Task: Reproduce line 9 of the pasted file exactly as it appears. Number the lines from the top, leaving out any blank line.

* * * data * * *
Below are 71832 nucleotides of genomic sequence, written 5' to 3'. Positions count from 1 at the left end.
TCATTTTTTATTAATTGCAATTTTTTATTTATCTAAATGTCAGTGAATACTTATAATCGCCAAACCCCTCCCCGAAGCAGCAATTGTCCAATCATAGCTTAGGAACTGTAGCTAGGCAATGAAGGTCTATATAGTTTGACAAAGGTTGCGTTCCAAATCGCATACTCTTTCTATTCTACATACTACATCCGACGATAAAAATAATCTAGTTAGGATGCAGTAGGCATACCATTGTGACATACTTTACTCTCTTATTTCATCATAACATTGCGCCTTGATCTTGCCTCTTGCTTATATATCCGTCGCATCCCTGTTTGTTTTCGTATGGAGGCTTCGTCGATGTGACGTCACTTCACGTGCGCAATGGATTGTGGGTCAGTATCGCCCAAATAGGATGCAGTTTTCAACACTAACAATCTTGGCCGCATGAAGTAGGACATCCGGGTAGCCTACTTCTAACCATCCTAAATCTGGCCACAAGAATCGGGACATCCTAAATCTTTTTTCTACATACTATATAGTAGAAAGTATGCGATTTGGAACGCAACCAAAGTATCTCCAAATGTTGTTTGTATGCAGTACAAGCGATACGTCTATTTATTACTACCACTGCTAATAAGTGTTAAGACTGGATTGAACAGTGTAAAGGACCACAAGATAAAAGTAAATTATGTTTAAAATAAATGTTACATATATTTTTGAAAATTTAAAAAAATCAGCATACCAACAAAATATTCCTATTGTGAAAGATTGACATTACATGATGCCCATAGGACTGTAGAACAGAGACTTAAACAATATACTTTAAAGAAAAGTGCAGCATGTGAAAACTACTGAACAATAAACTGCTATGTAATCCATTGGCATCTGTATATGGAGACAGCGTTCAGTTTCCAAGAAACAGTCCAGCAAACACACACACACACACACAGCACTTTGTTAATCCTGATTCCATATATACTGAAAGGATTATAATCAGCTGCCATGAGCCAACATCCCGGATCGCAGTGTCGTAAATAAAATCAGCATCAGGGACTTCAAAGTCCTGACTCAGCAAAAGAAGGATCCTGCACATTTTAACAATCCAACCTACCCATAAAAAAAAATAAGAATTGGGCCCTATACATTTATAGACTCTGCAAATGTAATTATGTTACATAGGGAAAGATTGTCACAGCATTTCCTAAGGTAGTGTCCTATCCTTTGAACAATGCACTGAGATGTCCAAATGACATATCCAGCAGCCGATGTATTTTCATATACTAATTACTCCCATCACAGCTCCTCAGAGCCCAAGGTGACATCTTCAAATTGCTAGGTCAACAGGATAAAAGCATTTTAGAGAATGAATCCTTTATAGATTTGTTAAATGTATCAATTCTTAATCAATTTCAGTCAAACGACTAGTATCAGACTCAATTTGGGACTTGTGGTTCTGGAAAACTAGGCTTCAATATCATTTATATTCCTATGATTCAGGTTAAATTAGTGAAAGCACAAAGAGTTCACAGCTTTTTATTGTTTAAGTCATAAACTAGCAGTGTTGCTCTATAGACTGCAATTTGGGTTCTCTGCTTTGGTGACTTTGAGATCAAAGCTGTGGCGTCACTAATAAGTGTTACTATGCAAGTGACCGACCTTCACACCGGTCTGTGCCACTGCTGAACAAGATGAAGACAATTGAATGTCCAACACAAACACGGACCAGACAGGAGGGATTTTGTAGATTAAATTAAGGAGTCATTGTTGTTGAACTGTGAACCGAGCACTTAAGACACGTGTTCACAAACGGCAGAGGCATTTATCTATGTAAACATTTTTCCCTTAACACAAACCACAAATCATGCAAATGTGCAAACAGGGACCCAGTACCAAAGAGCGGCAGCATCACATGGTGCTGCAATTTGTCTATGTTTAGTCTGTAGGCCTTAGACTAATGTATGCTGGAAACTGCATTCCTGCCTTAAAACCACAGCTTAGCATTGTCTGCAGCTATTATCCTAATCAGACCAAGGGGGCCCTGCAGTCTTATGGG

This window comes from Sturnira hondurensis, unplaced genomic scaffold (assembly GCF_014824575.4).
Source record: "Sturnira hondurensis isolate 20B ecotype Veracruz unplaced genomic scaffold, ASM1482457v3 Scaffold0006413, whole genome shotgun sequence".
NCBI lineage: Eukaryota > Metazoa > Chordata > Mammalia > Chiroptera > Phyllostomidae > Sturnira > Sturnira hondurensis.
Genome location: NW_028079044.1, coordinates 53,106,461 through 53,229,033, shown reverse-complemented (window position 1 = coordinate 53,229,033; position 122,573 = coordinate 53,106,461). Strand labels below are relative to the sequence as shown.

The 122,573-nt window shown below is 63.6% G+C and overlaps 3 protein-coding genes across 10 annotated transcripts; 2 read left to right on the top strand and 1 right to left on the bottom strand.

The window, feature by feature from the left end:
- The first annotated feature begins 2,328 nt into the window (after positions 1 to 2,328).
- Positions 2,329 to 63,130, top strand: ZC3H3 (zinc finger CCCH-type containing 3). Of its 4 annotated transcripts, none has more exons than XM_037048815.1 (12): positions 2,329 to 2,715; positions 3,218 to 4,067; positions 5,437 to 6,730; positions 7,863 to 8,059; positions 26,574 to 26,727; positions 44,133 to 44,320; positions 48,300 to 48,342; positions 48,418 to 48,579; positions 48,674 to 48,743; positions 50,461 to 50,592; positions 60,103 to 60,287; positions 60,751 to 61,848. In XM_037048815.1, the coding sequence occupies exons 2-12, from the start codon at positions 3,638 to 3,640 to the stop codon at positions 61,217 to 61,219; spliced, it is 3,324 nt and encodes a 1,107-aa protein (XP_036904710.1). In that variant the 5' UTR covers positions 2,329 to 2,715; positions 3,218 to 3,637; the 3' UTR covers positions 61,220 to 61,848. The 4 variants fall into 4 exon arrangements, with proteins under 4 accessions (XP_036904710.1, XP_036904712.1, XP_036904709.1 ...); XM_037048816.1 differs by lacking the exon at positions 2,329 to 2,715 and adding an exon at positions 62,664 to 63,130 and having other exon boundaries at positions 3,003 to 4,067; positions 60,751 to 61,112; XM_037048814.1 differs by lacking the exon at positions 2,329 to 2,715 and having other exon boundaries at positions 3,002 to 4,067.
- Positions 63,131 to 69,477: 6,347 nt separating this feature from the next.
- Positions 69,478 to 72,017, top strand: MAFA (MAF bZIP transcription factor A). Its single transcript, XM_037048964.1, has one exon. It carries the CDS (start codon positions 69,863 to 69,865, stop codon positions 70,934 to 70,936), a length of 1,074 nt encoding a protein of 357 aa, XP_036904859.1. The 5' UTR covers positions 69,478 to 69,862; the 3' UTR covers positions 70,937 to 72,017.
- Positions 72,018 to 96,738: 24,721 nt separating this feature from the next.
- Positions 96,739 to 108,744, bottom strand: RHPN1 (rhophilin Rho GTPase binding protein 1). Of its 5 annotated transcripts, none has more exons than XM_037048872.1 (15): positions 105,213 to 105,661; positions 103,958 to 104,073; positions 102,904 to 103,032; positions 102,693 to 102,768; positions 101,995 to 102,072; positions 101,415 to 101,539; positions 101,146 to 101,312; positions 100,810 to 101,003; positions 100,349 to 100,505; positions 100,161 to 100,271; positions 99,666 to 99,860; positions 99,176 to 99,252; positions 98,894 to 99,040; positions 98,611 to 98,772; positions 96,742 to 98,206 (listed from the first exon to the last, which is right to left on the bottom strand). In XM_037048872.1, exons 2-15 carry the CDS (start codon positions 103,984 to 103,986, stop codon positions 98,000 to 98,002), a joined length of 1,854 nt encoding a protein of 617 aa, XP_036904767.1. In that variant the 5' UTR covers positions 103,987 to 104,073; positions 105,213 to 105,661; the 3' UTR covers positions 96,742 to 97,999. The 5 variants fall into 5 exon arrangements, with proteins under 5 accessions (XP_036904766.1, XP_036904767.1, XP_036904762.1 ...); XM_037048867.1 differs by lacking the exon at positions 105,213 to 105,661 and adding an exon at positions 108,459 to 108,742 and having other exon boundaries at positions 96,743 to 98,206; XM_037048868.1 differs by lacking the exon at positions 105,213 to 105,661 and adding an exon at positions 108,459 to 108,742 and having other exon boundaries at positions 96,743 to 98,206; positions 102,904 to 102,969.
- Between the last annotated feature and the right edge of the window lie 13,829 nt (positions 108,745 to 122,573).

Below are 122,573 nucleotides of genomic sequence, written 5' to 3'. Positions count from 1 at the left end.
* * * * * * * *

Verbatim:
- The first annotated feature begins 2,328 nt into the window (after positions 1 to 2,328).